Detection of antineutrophil cytoplasmic antibodies (ANCA) for ANCA-associated vasculitides (AAV) is based on indirect immunofluorescence (IIF) on ethanol-fixed neutrophils and reactivity toward myeloperoxidase (MPO) and proteinase 3 (PR3). According to the international consensus for ANCA testing, presence of ANCA should at least be screened for by IIF and, if positive, followed by antigen-specific immunoassays. Optimally, all samples are analyzed by both IIF and quantitative antigen-specific immunoassays. Since the establishment of this consensus many new technologies have become available and this has challenged the positioning of IIF in the testing algorithm for AAV. In the current paper, we summarize the novelties in ANCA diagnostics and discuss the possible implications of these developments for the different ANCA algorithms that are currently applied in routine diagnostic laboratories. Possible consequences of replacing ANCA assays by novel methods are illustrated by our data obtained in daily clinical practice. Eventually, it is questioned if there is a need to change the consensus, and if so, whether IIF can be discarded completely, or be used as a confirmation assay instead of a screening assay. Both alternative options require that ANCA requests for AAV can be separated from ANCA requests for gastrointestinal autoimmune diseases.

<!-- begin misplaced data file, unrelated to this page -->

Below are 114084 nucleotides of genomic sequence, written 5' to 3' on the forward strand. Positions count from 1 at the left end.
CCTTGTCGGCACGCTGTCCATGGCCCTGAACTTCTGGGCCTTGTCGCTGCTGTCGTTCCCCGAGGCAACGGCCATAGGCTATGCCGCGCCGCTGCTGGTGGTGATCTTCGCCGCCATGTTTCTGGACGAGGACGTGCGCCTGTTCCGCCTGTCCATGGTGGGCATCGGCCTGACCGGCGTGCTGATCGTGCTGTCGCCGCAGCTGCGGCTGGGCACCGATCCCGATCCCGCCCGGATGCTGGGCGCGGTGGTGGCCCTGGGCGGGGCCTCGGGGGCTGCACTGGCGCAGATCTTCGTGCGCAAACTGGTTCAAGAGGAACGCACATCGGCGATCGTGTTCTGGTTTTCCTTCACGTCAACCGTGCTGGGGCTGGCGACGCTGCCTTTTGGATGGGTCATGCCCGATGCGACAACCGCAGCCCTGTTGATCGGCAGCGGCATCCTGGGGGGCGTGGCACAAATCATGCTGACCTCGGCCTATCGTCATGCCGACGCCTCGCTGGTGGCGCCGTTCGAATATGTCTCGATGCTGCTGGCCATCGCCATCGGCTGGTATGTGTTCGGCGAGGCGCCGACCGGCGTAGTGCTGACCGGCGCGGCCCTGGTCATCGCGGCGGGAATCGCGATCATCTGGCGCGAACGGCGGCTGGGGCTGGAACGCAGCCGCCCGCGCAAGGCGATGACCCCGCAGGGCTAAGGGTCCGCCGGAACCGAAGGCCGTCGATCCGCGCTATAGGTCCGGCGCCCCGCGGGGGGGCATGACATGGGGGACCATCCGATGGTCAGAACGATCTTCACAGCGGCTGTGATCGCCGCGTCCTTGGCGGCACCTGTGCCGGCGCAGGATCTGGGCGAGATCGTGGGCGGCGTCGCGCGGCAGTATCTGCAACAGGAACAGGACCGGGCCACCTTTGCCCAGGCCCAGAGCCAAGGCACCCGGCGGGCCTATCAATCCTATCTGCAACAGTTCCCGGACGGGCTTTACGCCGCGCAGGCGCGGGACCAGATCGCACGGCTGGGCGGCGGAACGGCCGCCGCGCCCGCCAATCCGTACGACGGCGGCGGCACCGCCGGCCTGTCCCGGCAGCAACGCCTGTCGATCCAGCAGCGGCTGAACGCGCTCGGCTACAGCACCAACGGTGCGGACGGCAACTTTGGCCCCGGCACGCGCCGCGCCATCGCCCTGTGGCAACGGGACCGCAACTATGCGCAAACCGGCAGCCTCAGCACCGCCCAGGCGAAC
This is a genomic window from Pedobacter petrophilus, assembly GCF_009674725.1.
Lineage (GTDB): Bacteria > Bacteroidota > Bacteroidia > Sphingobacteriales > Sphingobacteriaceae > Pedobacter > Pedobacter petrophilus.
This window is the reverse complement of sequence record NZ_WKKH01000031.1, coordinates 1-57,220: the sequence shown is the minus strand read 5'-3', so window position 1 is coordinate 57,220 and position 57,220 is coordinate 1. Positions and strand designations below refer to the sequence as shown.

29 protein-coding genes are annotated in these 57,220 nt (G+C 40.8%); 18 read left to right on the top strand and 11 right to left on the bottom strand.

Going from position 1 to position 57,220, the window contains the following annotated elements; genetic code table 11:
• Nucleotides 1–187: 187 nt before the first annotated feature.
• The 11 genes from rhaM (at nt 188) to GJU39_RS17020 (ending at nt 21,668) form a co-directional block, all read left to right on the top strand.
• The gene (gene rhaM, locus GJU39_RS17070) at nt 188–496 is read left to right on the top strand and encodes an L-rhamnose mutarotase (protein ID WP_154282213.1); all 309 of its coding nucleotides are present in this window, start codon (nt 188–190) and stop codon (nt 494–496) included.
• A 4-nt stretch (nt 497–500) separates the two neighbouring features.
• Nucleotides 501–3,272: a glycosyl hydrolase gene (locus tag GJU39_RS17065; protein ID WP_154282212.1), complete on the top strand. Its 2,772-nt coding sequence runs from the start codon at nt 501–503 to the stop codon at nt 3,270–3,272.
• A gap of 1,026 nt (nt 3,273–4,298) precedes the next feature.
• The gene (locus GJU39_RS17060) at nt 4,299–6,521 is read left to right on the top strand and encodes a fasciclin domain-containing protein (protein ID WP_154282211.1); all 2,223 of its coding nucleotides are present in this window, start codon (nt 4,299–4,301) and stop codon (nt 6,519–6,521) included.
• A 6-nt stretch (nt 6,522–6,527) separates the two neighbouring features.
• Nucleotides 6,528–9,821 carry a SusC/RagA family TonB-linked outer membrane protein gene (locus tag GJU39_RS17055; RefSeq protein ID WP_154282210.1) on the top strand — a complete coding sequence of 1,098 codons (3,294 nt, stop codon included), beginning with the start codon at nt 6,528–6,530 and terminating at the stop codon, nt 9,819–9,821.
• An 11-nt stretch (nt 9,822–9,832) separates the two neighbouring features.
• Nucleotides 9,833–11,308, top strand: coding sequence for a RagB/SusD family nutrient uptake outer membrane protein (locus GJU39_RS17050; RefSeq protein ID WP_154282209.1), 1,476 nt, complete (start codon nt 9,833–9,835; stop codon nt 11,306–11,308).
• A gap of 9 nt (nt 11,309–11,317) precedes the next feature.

- proteinase 3